468376 Broadly Neutralizing Antibodies Enhance Clearance of HIV-Infected Cells In Vivo: Pharmacodynamic Analysis of Viral Load Kinetics with Validation in Humanized Mice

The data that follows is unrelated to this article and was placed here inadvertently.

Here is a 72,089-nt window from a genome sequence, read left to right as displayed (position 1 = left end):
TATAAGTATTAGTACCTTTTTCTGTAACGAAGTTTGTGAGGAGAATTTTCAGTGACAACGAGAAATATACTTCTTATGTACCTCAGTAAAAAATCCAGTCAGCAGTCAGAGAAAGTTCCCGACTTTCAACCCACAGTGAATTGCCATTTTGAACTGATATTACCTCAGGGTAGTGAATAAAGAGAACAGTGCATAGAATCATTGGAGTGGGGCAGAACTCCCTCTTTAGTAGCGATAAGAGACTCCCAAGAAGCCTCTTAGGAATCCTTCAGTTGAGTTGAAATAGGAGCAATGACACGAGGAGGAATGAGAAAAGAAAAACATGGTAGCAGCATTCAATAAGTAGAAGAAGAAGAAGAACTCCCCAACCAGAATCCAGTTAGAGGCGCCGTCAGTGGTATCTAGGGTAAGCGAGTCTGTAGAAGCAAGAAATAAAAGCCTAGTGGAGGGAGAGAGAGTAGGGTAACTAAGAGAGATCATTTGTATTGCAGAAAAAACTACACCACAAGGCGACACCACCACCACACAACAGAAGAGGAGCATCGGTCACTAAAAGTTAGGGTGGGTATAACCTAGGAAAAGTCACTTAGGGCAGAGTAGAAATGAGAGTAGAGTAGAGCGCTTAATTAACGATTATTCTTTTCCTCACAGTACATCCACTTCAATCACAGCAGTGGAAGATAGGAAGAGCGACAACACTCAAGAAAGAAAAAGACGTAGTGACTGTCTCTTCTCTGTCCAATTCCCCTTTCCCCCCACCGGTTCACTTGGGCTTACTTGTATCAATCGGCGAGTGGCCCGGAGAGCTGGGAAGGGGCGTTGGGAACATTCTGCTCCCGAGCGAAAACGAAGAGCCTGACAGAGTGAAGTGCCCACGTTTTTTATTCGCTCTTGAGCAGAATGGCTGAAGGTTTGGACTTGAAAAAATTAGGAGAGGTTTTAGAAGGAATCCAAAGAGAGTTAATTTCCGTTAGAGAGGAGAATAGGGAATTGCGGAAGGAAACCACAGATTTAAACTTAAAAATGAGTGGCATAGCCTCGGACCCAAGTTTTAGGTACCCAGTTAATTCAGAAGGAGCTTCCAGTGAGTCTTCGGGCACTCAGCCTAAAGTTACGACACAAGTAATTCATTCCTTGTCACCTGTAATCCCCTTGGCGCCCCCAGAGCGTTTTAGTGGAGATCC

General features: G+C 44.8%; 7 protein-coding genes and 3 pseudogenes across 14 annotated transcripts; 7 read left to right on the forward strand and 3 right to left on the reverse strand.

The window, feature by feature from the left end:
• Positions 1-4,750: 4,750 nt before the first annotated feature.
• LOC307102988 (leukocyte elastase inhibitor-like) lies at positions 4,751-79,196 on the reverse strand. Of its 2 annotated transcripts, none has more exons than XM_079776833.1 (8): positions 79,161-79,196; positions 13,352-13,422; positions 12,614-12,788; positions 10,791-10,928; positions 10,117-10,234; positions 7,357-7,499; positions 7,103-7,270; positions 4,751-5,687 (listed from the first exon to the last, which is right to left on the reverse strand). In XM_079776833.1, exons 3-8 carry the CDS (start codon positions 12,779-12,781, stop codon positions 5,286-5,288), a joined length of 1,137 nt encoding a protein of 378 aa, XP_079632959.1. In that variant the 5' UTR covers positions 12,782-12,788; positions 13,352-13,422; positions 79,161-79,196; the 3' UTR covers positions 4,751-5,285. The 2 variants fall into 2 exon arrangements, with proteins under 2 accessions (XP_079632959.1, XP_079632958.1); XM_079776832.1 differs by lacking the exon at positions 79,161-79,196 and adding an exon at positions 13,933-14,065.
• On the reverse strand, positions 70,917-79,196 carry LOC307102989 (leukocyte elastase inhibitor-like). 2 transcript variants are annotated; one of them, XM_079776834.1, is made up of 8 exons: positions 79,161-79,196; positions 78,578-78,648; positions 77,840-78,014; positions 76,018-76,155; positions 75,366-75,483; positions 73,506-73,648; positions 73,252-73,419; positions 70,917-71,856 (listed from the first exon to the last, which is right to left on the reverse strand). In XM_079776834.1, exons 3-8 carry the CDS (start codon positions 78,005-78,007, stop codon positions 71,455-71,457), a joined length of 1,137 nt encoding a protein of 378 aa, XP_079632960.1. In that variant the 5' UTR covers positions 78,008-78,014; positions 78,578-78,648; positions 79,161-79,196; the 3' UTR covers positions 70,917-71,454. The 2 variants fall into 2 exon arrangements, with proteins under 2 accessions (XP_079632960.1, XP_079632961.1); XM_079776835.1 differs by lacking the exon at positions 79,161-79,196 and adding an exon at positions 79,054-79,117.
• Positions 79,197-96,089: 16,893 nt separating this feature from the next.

This work represents the first evidence of enhanced infected-cell clearance in vivo. Based on results from the first-in-man dose escalation phase 1 clinical trial of the bNAb 3BNC117, we found that the antibody kinetics upon passive administration are well-described by a simple two-compartment model where antibody can transport between blood plasma and lymph tissue (LT) compartments. We then coupled this transport model, with parameters inferred from healthy individuals, to a popular model of viral infection dynamics, including birth of virus from infected cells (which reside primarily in LT), and transport of virus between plasma and LT. This coupling took the form of an additional kinetic term corresponding to antibody binding free virus particles, leading to their subsequent elimination from the system. This simple model was unable to recapitulate the observed kinetics of viral load decay; in particular, the time scale and extent of decay could not both be fit simultaneously. However, by adjusting our model to include a mechanism whereby antibody causes death of infected cells, we substantially improved the fit to the viral load data because it causes a higher-order decay in the viral load over a longer time scale. Thus, the clinical patient data can not be explained when antibody exclusively neutralizes free virus particles. Motivated by these findings, our experimental collaborators demonstrated in a humanized mouse model that the clearance rate of infected cells is indeed increased, via a mechanism that involves engagement of Fc receptors (FcRs). These results have implications for passive immunotherapy (treatment or prevention) targeted against HIV-infected cells.
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